Long tresses were cut, skirts were shortened, and women sought a fashion that was closer to the characteristics of male clothing. Women were also no longer as sheltered, feeling that they should not be dependent upon men and should have similar freedoms. As a result, women drove, smoked, kissed, and danced in public. They term flapper was coined for these women, who were like young birds flapping their wings and finally learning to fly.

Looking at flapper fashion, one can notice designs and patterns that are reflected in the characteristics of Screen Deco. While the clothes are boyish, they are noticeably streamlined and tubular. There are also often geometric, angular designs on the fabric, which were typically paired with a cloche hat and rolled stockings.

The actresses of Screen Deco boasted costumes that reflected this time period, particularly the feisty flappers in Our Dancing Daughters. Women like Marie Prevost, Marion Davies, Joan Crawford, Louise Brooks, Dorothy Sebastian, Clara Bow, Anita Page, Barbara Stanwyk, Norma Shearer, etc., were all portrayed as flappers at one point in their careers. Some of them remain iconic flappers of their era to this day.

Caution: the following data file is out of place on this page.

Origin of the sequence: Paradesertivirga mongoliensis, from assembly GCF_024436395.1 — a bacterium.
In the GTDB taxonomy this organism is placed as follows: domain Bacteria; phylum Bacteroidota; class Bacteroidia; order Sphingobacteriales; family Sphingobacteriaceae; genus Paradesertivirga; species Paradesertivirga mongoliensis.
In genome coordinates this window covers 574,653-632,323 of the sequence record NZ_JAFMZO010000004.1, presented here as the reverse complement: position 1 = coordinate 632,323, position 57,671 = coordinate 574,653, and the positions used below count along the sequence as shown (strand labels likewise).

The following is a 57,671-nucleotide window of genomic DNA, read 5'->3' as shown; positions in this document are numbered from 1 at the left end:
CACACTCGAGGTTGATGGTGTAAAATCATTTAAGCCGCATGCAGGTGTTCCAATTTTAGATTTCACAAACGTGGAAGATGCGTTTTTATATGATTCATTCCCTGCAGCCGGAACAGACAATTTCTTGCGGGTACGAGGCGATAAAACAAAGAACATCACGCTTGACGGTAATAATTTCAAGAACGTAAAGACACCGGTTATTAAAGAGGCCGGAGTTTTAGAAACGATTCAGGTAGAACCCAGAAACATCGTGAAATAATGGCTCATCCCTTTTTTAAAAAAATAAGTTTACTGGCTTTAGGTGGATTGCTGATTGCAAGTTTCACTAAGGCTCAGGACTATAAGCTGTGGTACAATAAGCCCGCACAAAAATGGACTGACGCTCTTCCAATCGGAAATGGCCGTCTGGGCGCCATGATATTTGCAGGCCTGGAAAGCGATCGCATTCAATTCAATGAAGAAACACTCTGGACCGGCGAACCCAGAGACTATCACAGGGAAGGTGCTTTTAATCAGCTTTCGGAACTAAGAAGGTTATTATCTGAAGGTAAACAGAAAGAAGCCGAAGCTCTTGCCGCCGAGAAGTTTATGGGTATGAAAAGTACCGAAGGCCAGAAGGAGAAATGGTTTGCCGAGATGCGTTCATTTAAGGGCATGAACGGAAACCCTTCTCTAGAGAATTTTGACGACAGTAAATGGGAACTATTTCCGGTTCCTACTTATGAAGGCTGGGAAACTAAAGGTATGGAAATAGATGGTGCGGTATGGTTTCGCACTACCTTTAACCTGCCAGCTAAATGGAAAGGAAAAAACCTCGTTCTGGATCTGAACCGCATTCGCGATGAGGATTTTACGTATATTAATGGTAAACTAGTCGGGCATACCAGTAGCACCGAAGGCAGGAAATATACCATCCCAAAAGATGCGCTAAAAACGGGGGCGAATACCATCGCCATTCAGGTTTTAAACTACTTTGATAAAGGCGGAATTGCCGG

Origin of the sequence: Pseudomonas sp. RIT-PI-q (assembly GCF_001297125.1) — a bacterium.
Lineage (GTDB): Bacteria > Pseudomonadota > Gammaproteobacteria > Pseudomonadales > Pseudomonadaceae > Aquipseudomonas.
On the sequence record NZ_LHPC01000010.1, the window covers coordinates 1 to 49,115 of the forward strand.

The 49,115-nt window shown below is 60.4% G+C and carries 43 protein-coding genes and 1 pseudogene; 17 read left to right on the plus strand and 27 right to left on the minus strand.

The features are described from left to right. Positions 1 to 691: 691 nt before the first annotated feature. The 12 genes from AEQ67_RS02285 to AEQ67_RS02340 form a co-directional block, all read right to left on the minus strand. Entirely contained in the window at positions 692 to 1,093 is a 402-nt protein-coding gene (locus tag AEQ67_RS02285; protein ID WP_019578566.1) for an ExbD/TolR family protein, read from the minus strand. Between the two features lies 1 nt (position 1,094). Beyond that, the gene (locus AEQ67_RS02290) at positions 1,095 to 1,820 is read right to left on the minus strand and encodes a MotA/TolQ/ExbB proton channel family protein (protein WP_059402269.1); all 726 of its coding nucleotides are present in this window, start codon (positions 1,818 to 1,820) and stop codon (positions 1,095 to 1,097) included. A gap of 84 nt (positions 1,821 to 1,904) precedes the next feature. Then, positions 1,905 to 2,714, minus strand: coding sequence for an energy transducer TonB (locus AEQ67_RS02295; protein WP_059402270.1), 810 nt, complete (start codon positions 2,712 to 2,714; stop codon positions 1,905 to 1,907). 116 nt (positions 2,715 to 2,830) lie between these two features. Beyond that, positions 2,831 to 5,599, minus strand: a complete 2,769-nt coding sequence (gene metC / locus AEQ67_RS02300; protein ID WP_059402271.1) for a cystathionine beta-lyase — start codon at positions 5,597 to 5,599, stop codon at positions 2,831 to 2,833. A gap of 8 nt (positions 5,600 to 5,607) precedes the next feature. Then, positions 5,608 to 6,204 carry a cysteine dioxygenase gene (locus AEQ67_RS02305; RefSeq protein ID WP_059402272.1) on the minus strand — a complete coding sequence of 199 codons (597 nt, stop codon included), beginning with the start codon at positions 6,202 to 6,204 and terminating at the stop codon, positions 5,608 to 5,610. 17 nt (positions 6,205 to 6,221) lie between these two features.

Clara Bow
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Industry boomed between the two world wars, and so did nonessential luxuries (prior to the Depression, of course). Emphasizing the flashy and fancy, the image of the goddess was born. Women like Carole Lombard and Greta Garbo posed wearing expensive jewelry and gowns, while gorgeous mansions with elegant cars appeared across the nation. Moreover, people began to frequent the cinema once again, and obsessed over movie stars and their exquisite wardrobes.

The Hollywood lifestyle also portrayed luxury and glamour during thriving economic times. Glamorous stars like Jean Harlow slipped out of long limousines, sporting sleek gowns of silk, satin, taffeta, and chiffon, while enveloped in soft furs. Dresses emphasized a mermaid silhouette, with lengthy, sweeping hemlines, often embellished with geometric designs. It was celebrities like Harlow who were the trendsetters of the time, especially in terms of the platinum blonde hairstyle.

Jean Harlow
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However, in a world of financial stability, not everyone was limited to the image of being a goddess surrounded by luxury. As Coco Chanel said, “Fashion is not something that exists in dresses only. Fashion is in the sky, in the street—fashion has to do with ideas: the way we live, what is happening.” Truthfully, women were experiencing the world much more than they used to at this point, and many people engaged in exotic travels and outdoor activities.